Travelling Between the UK & the Caribbean – Can we?

A large majority of my family live in Anguilla, and that includes my parents & siblings for the last 10 years. Stacey & I are getting married in April 2021, so naturally I have been obsessing over whether everyone will be able to come to the wedding, and as a result I have reviewed the different factors we need to consider from July 2020 to share with you too.

I’d love to say that April is too far away to care, but with just over 9 months to go and stark warnings from scientists, we need to take this seriously to stay healthy, prevent losing 1000s in travel costs, and avoid disappointment as we head towards April. I know that many of my readers have family in both regions, and others will simply want their first long haul holiday for the first time in a while, so here goes!

I don’t know the answer for every country, but Anguilla is quite a complicated scenario so I thought that sharing this with you would help.

Factors to Consider

I was almost caught out by broadcasted messages from media outlets which is why I’m writing this post. The media aren’t trying to mislead, but they’re looking for headlines – in this context that means a focus on whether we can jet off to Spain for the summer!

Rather than reading the headlines, you need to:

  • Understand the changes in UK law that determines which countries are included (or excluded) from quarantine for 14 days when you arrive home. Any country with a ‘corridor’ or ‘bridge’ can be travelled to for non-essential reasons now too.
  • Understand the other country’s current lockdown status, and whether they accept international travellers. I explicitly say ‘international’ here and not ‘native’ because some countries aren’t allowing those that live overseas to come back home yet.
  • If you need to travel via another country, take as much detail to their current status as this will determine how you’re perceived at the border at your final destination.
  • Most importantly, do not assume that the rules will be the same regardless of the grouping or ownership of the destination.

Context

Anguilla is a British Overseas Territory which is explicitly exempt from quarantine rules. However, unless you earn a 7 figure salary and hire/buy a private jet and crew then it’s almost impossible for you to fly directly and therefore you need to check out at least one other country’s rules. Generally speaking, from Anguilla your shortest connecting options are:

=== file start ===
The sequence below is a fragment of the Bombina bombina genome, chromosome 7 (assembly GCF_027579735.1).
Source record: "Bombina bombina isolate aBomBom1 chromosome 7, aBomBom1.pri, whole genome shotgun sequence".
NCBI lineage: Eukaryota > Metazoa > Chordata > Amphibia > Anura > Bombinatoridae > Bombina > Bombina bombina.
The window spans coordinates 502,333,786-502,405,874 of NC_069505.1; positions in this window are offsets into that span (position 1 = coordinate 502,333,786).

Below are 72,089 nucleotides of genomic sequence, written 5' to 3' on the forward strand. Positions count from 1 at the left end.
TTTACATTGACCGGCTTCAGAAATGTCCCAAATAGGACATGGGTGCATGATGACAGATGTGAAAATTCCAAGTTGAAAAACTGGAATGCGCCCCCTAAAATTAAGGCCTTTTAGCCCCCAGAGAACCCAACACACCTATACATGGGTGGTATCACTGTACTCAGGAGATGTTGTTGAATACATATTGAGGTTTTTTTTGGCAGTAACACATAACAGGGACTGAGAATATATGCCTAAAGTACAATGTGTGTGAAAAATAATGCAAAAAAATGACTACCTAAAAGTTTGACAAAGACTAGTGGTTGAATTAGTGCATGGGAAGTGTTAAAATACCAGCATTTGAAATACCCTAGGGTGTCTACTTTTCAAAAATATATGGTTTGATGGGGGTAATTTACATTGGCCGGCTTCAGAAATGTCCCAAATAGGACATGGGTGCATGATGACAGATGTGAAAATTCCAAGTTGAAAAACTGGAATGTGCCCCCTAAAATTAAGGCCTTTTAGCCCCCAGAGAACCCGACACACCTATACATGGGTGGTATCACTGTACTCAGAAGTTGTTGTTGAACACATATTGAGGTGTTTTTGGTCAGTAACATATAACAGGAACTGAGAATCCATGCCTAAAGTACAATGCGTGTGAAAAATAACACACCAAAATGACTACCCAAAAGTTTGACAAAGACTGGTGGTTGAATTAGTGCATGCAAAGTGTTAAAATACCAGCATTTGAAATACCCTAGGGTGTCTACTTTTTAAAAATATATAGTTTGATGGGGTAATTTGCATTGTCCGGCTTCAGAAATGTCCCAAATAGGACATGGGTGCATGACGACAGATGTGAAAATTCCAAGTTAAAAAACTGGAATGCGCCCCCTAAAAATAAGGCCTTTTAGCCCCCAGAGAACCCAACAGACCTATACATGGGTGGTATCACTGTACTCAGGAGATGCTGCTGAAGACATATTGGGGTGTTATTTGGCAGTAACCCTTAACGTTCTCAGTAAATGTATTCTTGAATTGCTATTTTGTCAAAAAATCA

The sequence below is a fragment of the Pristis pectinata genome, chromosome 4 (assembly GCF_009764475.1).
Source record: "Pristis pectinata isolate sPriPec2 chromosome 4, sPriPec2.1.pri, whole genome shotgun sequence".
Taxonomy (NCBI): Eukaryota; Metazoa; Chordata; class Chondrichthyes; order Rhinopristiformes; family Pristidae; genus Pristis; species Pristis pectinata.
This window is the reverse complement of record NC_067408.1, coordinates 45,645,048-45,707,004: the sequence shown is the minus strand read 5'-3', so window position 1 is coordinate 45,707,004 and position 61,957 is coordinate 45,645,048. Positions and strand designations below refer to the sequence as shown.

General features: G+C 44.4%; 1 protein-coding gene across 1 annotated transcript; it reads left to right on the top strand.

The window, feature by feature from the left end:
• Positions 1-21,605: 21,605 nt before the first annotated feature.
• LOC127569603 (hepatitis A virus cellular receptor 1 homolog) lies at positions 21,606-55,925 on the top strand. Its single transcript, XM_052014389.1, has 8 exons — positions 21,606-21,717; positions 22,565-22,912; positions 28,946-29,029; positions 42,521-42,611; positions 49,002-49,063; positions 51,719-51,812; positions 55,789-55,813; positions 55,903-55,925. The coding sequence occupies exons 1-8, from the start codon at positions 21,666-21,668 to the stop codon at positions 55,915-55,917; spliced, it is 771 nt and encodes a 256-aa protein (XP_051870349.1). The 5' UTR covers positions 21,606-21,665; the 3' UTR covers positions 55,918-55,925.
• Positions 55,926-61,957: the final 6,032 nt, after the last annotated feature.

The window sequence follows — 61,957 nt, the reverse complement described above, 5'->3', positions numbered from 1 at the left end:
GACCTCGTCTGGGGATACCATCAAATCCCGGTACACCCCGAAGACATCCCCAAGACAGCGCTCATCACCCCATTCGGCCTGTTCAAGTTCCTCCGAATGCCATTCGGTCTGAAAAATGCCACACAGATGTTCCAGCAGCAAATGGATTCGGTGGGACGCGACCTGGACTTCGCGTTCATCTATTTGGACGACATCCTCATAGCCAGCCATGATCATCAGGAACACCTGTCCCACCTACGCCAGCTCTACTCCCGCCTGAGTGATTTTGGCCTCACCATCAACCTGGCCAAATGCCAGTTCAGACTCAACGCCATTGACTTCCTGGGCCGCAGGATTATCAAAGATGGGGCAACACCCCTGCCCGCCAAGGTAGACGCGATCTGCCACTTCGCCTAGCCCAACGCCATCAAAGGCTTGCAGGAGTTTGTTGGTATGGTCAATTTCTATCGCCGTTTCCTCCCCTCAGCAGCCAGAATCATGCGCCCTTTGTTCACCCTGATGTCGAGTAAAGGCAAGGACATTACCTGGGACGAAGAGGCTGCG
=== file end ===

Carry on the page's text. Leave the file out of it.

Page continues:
• Sail to Saint Martin/Sint Maarten on the local ferry, and fly via one of several US states to many UK airports with Jet Blue, United, or American Airlines.
  • Sail to Saint Martin/Sint Maarten on the local ferry, and fly via Paris or Amsterdam to many UK airports with Air France or KLM respectively.
  • Fly to Antigua on a propeller plane, and then fly to Gatwick (most likely Heathrow from 2021), with Win Air, LIAT, and British Airways or Virgin Atlantic.
The descent into Antigua on British Airways BA2157.

Other routes are available during the holiday season, or via third party websites with unconventional connections, but the options I describe above are the safest as you can often book them with one airline meaning that a late connection becomes their problem!

Conclusion

I hope you’re ready for this, and I’m still not sure if my interpretation is entirely correct – after all, this is a global pandemic we’re dealing with.

Going back to the list of exempt countries, the US isn’t currently on it and neither is Saint Martin/Sint Maarten. However, Antigua is on the list.

This simply leaves us with one choice, the only way to travel to the UK from Anguilla without facing quarantine is by travelling via Antigua. Remember, this excludes the wide variety of flight options from Saint Martin/Sint Maarten so we’ll have to travel via one of Anguilla’s local charter airlines in this scenario which can be a little more expensive.

Now we haven’t even begun to discuss whether Anguilla and Antigua are in lockdown. At the moment, although Anguilla is COVID-19 free (only ever having <20 cases and zero deaths), almost the whole economy relies on tourism and they have around 10 ICU beds. Their main concern is that other countries (such as the UK and the US) will have a large population of tourists that may be asymptomatic and create a second wave. Anguilla have stated that they are not relaxing rules for international travellers until well after the summer so this analysis is only applicable after such a time.

Although Antigua will have its own laws, their position is likely to be very similar to Anguilla’s, so we’ll have to cross this bridge when it comes. That’s not all though, the devolved Governments within the UK have different laws on travel and may potentially have a different list of countries – that is, flying to Antigua and then on to Scotland from an airport in England may lead to quarantine there. What’s not clear is whether you could get around this by taking a train from England to Scotland and avoid quarantine.

I don’t suggest travelling is a good idea right now (especially if your ears pricked up when you read about travelling by train to Scotland to avoid quarantine!), but it helps highlight the wide confusion around travelling during this crisis and will help us all plan moving forward.

Whilst this post can’t give you straight forward answers, I hope it’s helped you understand everything you need to check out before making any financial commitments to travel, and I would recommend bookmarking the UK Government’s webpage regarding eligible countries in case this changes either way in the future.

Watch this space to see if we have any interesting and complicated adventures in trying to get the family here for the wedding!

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